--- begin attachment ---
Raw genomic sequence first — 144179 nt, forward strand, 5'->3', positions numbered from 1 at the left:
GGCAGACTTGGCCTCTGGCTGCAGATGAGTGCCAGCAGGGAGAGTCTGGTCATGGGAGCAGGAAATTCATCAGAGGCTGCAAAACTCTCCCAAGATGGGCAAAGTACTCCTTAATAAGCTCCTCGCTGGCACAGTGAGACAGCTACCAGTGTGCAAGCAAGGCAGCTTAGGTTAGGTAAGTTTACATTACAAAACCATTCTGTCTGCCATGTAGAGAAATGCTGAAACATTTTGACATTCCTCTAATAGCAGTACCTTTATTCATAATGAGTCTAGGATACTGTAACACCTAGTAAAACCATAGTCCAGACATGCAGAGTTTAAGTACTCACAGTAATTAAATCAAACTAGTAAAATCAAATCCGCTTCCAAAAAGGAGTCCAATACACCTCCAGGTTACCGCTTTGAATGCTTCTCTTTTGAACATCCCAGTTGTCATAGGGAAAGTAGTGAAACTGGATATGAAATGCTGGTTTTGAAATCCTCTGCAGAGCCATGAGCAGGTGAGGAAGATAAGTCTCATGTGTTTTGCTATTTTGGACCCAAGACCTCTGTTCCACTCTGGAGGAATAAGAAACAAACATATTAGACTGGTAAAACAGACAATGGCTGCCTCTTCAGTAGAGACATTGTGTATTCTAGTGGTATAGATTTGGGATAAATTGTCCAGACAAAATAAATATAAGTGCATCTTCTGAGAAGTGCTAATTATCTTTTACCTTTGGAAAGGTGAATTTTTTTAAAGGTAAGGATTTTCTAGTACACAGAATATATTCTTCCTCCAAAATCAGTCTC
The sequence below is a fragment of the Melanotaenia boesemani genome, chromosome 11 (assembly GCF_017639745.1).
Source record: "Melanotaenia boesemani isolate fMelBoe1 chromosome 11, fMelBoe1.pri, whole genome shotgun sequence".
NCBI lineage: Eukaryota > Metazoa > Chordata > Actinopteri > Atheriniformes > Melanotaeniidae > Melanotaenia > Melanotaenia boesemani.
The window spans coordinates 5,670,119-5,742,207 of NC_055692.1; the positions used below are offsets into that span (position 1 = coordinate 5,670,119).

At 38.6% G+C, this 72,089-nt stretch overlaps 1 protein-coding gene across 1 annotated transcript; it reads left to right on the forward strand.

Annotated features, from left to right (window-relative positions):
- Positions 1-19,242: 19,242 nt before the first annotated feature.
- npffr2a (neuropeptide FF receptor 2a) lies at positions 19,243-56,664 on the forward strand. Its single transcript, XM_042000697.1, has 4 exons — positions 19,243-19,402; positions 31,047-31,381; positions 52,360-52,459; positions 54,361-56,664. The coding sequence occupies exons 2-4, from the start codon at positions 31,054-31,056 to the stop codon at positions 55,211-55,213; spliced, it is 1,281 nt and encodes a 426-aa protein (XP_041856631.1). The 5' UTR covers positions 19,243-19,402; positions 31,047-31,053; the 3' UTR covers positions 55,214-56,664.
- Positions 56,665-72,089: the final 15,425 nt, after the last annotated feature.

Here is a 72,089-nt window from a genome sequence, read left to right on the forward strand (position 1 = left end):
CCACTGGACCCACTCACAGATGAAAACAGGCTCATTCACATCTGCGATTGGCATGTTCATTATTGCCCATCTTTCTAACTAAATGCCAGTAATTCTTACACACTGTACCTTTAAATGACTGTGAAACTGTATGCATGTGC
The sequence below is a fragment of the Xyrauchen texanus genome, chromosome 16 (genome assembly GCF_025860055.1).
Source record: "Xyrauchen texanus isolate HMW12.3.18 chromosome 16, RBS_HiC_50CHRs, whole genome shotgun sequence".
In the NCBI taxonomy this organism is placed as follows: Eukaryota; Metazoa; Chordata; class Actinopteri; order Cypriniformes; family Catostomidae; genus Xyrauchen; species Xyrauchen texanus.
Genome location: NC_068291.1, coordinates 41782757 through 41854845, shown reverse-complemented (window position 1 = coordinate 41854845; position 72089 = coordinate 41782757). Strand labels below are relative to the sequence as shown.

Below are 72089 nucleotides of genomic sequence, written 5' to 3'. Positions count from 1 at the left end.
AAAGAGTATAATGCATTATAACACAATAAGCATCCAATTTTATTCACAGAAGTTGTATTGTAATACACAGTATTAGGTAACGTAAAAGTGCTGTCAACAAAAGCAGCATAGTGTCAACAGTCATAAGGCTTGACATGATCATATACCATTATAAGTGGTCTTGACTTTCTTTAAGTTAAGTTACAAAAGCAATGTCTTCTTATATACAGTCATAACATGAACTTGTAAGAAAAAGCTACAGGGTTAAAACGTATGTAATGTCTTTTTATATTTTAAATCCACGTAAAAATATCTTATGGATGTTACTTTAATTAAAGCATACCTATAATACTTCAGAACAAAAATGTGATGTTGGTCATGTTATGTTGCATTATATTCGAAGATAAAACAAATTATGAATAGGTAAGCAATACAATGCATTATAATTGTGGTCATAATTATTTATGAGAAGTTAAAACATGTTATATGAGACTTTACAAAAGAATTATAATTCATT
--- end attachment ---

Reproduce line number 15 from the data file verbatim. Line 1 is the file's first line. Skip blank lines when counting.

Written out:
Source record: "Xyrauchen texanus isolate HMW12.3.18 chromosome 16, RBS_HiC_50CHRs, whole genome shotgun sequence".